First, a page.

Pi News –
St. Clair College does not expect any layoffs or service cuts following the reduction of Canada’s study permits for international students.
The school also has no plans to raise local tuition fees any time soon.
Ron Seguin, vice president of international relations, said they are on track for $40 million in revenue for the 2025-2026 fiscal year. The pre-registration, which was completed by January 2022, will continue for the next academic year as well, he added.
“We think we can go on [as is]. If we have to move to a balance model, protect the reserves we have.”
“Students, understandably, are now dealing with inflation, high costs and everything else … the last thing they need is a tuition increase. But we’re putting money aside and we’re in a crisis We don’t meet. Two or three years ago. It seems, I don’t know.”
Ottawa announced last week that it would limit the number of student permits. It worries about the impact on the housing market, which has a growing number of international students. About 360,000 undergraduate work visas will be approved this year — a 35 percent drop from 2023, according to federal data.
In 2023, St. Clair College had approximately 5,300 international students. A dramatic 52 percent increase over last year. By comparison, the school said last year it had about 7,000 local students — a 2.1 percent increase over 2022.
“What’s unknown is that he made it clear that this is a two-year freeze. So we don’t know what the discussions will look like a year after that freeze,” Seguin said.
“But in all fairness [immigration] minister [Marc] Miller, he had to do something. “He had to make a decision, control the system a little.”
VIEW | 2-year ban on international students is ‘correct’ measure, says immigration minister:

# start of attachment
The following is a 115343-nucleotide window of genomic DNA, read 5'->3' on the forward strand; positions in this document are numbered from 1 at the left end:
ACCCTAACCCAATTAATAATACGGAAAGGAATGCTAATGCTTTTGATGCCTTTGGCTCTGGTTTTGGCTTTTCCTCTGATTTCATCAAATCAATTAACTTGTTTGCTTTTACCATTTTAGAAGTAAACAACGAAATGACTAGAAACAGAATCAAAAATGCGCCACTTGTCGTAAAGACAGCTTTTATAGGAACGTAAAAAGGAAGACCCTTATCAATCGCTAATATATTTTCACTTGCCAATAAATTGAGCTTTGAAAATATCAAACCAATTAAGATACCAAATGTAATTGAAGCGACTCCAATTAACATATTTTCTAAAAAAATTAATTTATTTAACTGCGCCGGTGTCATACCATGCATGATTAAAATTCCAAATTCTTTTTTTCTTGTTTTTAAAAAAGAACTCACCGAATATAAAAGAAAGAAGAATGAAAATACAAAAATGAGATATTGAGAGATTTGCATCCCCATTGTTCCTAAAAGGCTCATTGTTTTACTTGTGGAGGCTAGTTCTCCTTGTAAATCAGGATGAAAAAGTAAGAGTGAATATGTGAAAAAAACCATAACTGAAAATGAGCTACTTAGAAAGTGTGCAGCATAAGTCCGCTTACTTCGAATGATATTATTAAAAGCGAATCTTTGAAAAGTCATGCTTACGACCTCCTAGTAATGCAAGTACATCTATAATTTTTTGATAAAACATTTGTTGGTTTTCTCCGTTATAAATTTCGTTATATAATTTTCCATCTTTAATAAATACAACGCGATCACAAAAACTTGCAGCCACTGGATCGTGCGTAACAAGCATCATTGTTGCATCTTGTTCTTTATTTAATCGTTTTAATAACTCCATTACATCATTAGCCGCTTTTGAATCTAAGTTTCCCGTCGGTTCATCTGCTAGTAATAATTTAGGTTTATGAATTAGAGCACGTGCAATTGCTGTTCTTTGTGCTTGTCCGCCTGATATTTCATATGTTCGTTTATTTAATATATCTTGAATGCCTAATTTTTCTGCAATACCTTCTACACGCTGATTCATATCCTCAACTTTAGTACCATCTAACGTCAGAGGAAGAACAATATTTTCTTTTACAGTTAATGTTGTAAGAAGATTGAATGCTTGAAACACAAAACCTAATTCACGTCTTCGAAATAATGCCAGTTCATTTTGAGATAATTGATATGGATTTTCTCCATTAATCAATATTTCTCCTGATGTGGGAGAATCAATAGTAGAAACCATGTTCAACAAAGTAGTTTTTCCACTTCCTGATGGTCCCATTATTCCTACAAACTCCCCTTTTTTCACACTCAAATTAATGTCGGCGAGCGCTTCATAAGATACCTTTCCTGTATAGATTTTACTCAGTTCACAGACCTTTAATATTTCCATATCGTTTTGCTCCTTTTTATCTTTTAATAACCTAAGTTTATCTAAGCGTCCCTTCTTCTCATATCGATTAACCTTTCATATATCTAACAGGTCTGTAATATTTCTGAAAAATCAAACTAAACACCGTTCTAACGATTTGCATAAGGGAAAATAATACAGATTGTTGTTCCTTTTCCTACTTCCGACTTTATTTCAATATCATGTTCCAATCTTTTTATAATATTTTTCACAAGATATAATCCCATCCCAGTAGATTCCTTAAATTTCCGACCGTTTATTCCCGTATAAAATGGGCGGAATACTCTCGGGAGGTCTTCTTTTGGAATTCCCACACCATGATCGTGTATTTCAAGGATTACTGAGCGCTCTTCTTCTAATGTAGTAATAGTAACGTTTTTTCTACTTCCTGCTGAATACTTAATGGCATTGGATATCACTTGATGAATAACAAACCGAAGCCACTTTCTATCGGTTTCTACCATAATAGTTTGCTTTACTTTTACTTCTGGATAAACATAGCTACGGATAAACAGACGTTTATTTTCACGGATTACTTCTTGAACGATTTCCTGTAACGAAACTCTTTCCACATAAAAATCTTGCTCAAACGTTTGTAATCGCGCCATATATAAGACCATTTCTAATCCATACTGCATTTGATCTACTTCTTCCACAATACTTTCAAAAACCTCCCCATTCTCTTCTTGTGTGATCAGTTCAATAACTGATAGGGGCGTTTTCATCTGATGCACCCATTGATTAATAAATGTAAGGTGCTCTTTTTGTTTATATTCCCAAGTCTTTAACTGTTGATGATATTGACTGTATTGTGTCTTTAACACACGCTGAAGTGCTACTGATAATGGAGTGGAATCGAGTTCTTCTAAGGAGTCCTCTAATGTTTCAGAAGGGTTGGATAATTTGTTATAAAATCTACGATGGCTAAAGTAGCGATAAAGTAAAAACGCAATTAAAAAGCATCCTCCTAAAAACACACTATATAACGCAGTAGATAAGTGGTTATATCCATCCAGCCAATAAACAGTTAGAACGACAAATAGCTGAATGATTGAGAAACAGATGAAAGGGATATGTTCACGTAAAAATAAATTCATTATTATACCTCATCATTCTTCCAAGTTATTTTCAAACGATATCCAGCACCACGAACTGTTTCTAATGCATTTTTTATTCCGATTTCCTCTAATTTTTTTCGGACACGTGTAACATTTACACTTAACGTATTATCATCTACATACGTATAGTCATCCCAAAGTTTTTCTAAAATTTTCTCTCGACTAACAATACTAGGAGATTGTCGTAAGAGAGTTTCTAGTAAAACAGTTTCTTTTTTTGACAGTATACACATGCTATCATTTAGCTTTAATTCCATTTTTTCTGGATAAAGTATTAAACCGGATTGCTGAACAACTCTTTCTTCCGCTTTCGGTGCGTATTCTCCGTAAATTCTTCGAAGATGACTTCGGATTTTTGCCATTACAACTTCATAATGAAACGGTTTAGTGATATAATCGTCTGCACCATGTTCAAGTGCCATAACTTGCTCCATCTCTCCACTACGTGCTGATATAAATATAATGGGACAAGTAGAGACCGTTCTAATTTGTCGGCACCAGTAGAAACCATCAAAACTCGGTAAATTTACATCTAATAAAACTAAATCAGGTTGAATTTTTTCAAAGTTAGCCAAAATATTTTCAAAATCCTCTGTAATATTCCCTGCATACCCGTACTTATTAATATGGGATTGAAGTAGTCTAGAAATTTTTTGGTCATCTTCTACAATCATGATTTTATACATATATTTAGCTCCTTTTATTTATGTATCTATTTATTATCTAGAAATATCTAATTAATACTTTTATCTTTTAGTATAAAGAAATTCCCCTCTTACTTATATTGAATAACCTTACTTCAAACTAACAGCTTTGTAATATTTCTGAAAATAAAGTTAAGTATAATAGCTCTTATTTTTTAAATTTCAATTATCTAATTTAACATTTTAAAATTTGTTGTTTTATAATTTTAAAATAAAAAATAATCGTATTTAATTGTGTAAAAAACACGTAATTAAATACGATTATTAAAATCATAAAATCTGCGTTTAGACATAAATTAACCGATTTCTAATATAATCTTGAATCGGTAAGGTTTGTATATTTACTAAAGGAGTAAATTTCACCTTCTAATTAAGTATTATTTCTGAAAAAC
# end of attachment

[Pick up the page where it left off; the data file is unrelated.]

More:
Seguin said the school believes 50 percent fewer international students will be allowed at St. Clair in the second year of the temporary cap.
International enrollment in St. Clair’s public college system is four percent, he said, with students from 88 different countries — mostly from Southeast Asia and India.
“If you look at the Indian market, they’re typically young people who want to come to Canada, study and stay as permanent residents. So, at least in the next two years, that’s going to take away.”
According to Seguin, the loss of international tuition dollars will affect the pace of infrastructural activities on campus, but they are ready to bridge the gap financially.
He said the college has put money into operational reserves to prevent a crisis if something like this were to happen.
“I’ve been at St. Clair for 24 years, and 20 of those years we’ve worked hard to overcome in the last four or five years. We have a significant surplus. That level will end, but with our reserves. aside. push … we can sit here and say we’re not going to go through layoffs.”
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Seguin said that since international recruitment will become less important for the school in the next few years, the focus will be on attracting local students, particularly from the Toronto area.
“We have about 1,000 students that come from outside that catchment. So we have to grow in that area. If we can get 1,300 to 1,500 students from outside of our area to come and study, we’re going to go back to their neighborhoods. It’s going to be really valuable.”
“Frankly, they’re not happy right now with international recruiting through agents and contractors. They see a significant reduction in opportunities in Canada. History tells us that they’re going to start lobbying in other countries. Australia, the United States such as.”
Chaos for students, says college advocacy group
Ontario Colleges Call Student Visa Restrictions “The Right Approach” That Doesn’t Consider The Province’s Talent Needs.
A statement released by Ontario’s 24-province advocacy group said the decline in international students is “disappointing” thousands of people.
“We are deeply concerned that attacks on a highly effective, efficient public college system will have long-term negative consequences for our reputation,” it said.
“The federal government’s changes are wreaking havoc on students right now.”
The advocacy group said Ottawa public colleges do not recognize year-round enrollments of students that are “tailor-made to meet the needs of an employer.”
“This means that students who are ready to start programs in May for key sectors of the Ontario economy are already in the application process.”